Les Invalides (French pronunciation: [lezɛ̃valid]), officially known as L'Hôtel national des Invalides (The National Residence of the Invalids), is a complex of buildings in the 7th arrondissement of Paris, France, containing museums and monuments, all relating to the military history of France, as well as a hospital and a retirement home for war veterans, the building's original purpose. The buildings house the Musée de l'Armée, the military museum of the Army of France, the Musée des Plans-Reliefs, and the Musée d'Histoire Contemporaine, as well as the burial site for some of France's war heroes, notably Napoleon Bonaparte (lists below).
La Rive Gauche (French pronunciation: [la ʁiv ɡoʃ], The Left Bank) is the southern bank of the river Seine in Paris. Here the river flows roughly westward, cutting the city in two: looking downstream, the southern bank is to the left, and the northern bank (or Rive Droite) is to the right.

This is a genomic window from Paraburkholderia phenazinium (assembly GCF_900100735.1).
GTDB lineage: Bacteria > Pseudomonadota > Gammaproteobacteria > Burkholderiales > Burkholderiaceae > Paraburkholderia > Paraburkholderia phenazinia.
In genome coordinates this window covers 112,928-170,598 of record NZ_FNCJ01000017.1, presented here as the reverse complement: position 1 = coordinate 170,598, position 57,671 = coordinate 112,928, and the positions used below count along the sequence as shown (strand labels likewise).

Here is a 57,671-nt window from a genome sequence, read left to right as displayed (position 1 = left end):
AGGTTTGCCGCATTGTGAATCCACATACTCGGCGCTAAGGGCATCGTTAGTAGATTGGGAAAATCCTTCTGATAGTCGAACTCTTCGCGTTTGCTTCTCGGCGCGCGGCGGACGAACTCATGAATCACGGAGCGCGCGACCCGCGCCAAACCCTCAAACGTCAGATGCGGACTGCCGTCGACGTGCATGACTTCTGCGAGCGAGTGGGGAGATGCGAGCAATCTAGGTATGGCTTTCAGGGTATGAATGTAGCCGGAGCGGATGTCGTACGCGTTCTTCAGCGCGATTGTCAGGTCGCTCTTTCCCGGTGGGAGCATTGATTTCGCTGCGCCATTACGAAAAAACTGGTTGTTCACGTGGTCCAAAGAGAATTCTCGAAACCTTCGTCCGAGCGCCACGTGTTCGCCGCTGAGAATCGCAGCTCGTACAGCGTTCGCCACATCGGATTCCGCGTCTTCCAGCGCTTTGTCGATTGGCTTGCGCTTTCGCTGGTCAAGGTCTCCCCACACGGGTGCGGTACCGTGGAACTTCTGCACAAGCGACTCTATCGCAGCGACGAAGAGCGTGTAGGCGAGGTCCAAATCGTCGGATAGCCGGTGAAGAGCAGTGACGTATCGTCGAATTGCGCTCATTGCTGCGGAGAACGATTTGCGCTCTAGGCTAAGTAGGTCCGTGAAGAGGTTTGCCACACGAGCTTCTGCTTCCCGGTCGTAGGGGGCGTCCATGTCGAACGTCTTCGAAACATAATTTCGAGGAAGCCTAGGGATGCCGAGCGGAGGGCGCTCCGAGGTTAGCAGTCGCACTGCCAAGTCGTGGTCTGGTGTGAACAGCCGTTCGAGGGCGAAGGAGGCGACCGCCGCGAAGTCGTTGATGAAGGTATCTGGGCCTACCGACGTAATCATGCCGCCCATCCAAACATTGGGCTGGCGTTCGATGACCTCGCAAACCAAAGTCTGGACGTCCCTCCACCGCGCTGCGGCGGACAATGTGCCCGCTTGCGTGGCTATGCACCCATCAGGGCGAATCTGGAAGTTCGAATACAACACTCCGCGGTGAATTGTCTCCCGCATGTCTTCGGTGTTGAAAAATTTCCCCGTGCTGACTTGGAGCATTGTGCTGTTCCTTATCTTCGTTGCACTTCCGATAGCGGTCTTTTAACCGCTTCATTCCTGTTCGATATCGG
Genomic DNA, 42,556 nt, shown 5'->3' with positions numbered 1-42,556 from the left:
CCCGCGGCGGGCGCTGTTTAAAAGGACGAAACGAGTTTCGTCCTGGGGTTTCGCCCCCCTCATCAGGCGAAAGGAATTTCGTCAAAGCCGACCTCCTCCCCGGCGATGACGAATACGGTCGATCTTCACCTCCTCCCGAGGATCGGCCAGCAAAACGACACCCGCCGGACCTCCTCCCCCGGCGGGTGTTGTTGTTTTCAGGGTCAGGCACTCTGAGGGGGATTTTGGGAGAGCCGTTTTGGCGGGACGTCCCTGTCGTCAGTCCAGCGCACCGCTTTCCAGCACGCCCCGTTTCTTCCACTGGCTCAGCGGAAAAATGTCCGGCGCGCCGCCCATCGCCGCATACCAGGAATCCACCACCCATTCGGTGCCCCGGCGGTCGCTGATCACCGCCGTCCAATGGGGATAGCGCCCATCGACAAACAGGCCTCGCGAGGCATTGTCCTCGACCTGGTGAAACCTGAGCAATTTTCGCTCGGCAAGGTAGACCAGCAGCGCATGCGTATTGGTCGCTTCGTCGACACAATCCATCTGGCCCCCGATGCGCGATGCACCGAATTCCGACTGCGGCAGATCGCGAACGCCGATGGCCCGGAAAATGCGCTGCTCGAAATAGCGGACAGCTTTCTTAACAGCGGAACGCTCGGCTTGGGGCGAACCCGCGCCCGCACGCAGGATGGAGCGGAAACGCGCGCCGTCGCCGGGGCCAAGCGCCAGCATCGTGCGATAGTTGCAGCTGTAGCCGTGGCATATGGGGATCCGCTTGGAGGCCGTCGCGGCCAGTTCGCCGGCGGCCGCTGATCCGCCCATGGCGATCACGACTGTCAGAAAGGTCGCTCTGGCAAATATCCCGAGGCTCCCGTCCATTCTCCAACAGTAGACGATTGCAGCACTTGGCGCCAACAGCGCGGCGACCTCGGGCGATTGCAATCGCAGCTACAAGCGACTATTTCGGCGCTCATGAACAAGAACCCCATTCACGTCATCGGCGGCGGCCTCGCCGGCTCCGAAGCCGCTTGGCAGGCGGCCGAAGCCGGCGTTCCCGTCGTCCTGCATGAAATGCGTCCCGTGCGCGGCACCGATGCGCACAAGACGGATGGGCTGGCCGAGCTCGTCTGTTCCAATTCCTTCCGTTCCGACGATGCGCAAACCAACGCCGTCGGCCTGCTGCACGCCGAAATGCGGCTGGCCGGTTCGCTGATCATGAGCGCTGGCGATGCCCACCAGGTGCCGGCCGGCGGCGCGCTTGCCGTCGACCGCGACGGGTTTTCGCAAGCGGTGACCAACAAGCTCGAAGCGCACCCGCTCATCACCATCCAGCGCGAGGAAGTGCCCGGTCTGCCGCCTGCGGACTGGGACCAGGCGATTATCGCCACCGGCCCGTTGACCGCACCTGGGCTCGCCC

"Rive Gauche" or "Left Bank" generally refers to the Paris of an earlier era: the Paris of artists, writers and philosophers, including Colette, Margaret Anderson, Djuna Barnes, Natalie Barney, Sylvia Beach, Kay Boyle, Bryher, Caresse Crosby, Nancy Cunard, Hilda Doolittle (H.D.), Janet Flanner, Jane Heap, Maria Jolas, Mina Loy, Henry Miller, Adrienne Monnier, Anais Nin, Jean Rhys, Solita Soland, Gertrude Stein, Alice B. Toklas, Renee Vivien, Edith Wharton Pablo Picasso, Arthur Rimbaud, Paul Verlaine, Henri Matisse, Jean-Paul Sartre, Ernest Hemingway, F. Scott Fitzgerald and dozens of other members of the great artistic community at Montparnasse. The phrase implies a sense of bohemianism, counterculture and creativity. Some of its famous streets are the Boulevard Saint-Germain, the Boulevard Saint-Michel, the rue Bonaparte and the Rue de Rennes.